So Dowd, too, is on record as a âpledâ user. That single word does not betray some non-lawyerly voiceâTrumpâs or anyone elseâsâso we canât point to it as evidence for who really wrote that tweet. It would be a tidy solution to isolate the use of âpledâ as a kind of âtellâ disproving the attribution of the tweet to Dowd, but it is in fact exceedingly difficult to be able to identify such a linguistic smoking gun.
One skeptic on Twitter wrote, âA forensic linguist could rule out Dowd in 5 minutes. Once that happens, Trump has no backpedal.â Actual forensic linguists would be hard-pressed to rule Dowd in or out on the basis of a single tweet, however. The field of authorship analysis requires significant amounts of textual data in order to be reliable. First, one would need to compile past texts firmly attributed to the potential authorsâin this case, Trump and Dowd. That could at least establish idiosyncratic patterns of style and usage, but for a low-frequency word like âpled,â even that approach may prove fruitless. (For what itâs worth, Trump had never previously used âpledâ in a tweet, according to the Trump Twitter Archive. Trumpâs only use of âpleadedâ is from a news article he quoted.)
Authorship analysis has had some notable success stories, but not involving something as slender as a tweet. In 2013, I wrote in The Wall Street Journal about how forensic analysts helped determine that âHarry Potterâ author J.K. Rowling had written a crime novel, âThe Cuckooâs Calling,â under the pen name Robert Galbraith. I asked one of the experts, Patrick Juola of Duquesne University, to detail his approach in a guest post for Language Log, a blog about linguistics that I contribute to. When a commenter remarked that it would be interesting to analyze the anonymous Twitter tip that had set off the investigation, Juola replied, âit would indeed be interesting, but authorial analysis of tweets is HARD. Not enough data, you see.â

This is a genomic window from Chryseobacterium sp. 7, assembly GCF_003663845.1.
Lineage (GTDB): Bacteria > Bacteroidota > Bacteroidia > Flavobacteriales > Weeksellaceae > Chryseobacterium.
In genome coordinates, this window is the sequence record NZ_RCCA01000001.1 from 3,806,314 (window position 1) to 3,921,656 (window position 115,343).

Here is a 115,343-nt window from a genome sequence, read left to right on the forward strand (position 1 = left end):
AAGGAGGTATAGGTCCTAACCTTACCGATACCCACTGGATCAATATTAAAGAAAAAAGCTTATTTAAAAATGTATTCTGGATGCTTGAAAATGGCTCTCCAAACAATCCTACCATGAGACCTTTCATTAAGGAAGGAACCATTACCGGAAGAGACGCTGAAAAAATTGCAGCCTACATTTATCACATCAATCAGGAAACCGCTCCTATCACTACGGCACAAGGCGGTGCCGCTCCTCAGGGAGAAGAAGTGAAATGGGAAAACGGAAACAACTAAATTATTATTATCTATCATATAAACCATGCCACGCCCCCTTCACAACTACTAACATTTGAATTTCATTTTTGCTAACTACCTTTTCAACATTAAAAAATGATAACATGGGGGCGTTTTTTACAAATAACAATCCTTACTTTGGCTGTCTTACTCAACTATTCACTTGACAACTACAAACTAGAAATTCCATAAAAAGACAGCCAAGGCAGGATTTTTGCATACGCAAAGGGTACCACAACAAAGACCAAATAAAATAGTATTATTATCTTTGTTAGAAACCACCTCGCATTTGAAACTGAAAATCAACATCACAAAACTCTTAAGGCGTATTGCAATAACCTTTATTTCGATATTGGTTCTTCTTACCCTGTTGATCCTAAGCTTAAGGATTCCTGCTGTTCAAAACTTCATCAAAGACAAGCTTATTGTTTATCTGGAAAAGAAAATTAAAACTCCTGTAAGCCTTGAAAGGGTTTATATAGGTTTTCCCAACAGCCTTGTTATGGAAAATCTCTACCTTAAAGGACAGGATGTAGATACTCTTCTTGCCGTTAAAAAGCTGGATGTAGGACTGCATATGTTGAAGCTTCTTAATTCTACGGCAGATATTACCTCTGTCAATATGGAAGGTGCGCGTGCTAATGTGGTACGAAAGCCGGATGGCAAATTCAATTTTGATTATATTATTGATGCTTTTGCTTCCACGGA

That sort of challenge has been taken up by some forensic linguists, such as Tim Grant of Aston University, who has been working on techniques to analyze tweets and other short-form messages. But such an analysis would be even trickier in this case, since Dowdâif he is indeed the true author of the controversial tweetâmay have been attempting to mimic the Twitter voice of Trump. That could explain the exclamation point at the end, for instanceâa classic Trumpian touch. Or Dowd could have âdraftedâ the tweet with Trump subsequently making revisions or at least adding some finishing touches. Then weâd be dealing with an even murkier co-authorship situation. It looks like weâll simply have to wait for further illumination of the story behind the tweetâs composition: no single word or punctuation mark is going to give the game away.